The recent decision by the government to end its business broadband connection voucher scheme has been questioned by a council in Northern Ireland.
Fermanagh and Omagh District Council has voiced concern that the government is no longer offering assistance of up to £3,000 to cover the cost of the installation of superfast broadband. The funding that had been made available for the project has all been used.
66 companies Fermanagh and Omagh took advantage of the scheme, but more than 300 actually applied for help. Four group schemes applied for funding, representing more than 100 different companies; however, even though the applications had been made, approval had not been granted before the funds ran out.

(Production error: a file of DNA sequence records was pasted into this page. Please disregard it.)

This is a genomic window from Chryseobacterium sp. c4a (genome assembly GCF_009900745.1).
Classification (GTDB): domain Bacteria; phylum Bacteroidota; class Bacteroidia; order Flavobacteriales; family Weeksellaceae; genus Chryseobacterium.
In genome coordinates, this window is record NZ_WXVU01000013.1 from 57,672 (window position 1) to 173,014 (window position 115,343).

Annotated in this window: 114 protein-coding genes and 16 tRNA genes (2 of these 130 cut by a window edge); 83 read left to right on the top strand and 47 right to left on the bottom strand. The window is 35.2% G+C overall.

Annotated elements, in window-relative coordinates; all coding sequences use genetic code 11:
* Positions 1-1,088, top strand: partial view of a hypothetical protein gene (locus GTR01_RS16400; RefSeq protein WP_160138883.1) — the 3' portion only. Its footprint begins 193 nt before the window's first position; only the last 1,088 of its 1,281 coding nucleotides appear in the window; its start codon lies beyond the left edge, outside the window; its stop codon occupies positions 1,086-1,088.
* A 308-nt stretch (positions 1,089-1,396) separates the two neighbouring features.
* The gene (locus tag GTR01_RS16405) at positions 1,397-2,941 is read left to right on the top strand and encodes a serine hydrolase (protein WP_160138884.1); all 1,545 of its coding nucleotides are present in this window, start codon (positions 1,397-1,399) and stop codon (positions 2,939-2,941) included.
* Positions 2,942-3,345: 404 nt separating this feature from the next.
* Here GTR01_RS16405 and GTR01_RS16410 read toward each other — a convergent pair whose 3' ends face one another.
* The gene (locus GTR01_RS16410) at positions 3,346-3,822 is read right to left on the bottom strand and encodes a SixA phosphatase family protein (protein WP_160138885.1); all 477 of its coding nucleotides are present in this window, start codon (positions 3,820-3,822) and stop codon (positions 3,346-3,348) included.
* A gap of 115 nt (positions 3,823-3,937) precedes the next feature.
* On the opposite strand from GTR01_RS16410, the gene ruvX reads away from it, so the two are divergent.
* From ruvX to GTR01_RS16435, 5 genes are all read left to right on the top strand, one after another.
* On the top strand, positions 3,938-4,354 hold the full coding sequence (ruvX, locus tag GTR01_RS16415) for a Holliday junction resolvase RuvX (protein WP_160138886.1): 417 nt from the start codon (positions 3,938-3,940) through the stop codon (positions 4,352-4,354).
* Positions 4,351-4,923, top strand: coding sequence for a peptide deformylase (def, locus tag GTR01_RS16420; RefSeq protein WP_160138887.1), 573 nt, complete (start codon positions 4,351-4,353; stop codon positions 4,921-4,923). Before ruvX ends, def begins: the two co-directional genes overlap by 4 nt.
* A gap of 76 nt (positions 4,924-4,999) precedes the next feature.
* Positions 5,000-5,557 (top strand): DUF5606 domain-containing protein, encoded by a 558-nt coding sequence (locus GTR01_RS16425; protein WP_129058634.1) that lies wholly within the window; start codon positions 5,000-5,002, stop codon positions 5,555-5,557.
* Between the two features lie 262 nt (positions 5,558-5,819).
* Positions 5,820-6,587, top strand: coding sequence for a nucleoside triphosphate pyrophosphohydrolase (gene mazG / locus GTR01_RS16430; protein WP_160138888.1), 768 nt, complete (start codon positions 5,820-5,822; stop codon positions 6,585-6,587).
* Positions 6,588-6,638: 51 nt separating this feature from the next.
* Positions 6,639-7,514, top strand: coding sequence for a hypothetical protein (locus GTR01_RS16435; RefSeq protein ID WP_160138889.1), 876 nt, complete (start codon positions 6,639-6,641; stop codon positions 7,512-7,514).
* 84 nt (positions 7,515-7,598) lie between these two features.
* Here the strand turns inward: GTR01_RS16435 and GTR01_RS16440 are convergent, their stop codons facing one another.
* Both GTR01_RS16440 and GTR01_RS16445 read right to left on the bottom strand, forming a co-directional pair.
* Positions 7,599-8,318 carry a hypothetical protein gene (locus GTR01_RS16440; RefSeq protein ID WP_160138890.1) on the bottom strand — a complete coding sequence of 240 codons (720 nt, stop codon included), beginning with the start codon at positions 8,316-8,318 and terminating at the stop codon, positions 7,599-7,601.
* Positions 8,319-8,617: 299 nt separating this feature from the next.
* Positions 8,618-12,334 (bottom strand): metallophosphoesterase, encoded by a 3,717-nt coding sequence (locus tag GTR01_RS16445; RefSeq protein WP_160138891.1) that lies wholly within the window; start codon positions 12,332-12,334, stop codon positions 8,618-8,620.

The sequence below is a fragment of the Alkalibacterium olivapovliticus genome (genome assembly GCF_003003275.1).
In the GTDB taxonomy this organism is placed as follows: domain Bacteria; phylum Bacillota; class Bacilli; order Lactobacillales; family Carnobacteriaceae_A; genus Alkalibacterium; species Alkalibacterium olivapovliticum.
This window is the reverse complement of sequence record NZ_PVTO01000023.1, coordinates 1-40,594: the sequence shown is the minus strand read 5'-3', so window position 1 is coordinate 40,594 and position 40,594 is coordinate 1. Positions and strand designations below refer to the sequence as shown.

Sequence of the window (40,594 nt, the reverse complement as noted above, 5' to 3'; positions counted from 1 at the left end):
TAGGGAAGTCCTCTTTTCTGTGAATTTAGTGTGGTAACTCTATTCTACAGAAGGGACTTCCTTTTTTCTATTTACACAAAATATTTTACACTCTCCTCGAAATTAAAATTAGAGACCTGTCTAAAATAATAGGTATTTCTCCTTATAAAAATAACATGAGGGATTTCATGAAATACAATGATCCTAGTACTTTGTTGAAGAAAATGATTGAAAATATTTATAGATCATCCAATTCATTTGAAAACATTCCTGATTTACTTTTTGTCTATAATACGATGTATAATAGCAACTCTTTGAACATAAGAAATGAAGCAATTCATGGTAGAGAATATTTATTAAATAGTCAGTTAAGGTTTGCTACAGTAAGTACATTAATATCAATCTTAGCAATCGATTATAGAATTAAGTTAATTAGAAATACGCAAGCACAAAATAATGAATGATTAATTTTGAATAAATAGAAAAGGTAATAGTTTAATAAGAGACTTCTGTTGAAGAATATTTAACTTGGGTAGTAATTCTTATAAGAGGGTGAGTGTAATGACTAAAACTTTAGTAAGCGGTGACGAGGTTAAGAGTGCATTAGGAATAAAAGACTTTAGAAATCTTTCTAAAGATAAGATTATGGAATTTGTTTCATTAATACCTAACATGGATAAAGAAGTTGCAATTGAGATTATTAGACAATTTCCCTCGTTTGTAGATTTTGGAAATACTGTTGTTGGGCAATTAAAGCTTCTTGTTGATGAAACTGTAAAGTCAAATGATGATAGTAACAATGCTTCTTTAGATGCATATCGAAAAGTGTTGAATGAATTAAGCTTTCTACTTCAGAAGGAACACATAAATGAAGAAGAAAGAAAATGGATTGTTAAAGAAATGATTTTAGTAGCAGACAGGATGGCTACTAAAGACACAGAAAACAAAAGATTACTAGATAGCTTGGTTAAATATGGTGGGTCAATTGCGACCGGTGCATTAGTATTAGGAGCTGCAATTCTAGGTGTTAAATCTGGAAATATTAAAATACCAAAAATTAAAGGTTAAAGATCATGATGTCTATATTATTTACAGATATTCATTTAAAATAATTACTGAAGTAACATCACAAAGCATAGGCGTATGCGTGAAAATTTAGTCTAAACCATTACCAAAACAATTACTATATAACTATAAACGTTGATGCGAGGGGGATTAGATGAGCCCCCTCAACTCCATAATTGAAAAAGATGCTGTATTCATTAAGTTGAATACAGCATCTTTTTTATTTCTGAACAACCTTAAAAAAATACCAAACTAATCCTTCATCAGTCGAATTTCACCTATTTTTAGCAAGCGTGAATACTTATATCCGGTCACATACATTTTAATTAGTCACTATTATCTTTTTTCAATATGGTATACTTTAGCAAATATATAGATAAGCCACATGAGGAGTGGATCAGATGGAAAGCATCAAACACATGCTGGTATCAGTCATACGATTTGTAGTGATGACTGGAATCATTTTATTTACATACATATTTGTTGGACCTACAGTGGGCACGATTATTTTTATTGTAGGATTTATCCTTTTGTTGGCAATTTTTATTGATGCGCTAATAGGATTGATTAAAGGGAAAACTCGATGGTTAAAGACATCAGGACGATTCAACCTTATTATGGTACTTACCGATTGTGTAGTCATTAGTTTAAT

The council is going to appeal for the reinstatement of the funding to help the businesses that were unable to benefit from the scheme. If its request is successful, it is hoped that the applications that had already been made can be approved.
Another scheme in Fermanagh is underway to improve broadband services to rural areas. The Fermanagh Rural Broadband Initiative, which is part of a scheme being offered in a number of areas of rural Northern Ireland and Scotland, is being run by Avanti and will introduce satellite technology. Two demonstrator sites will be located in Fermanagh, which will be in place until the end of March next year. Those who are interested can go along to find out more and figure out whether the new services can help them to access the broadband speeds they need.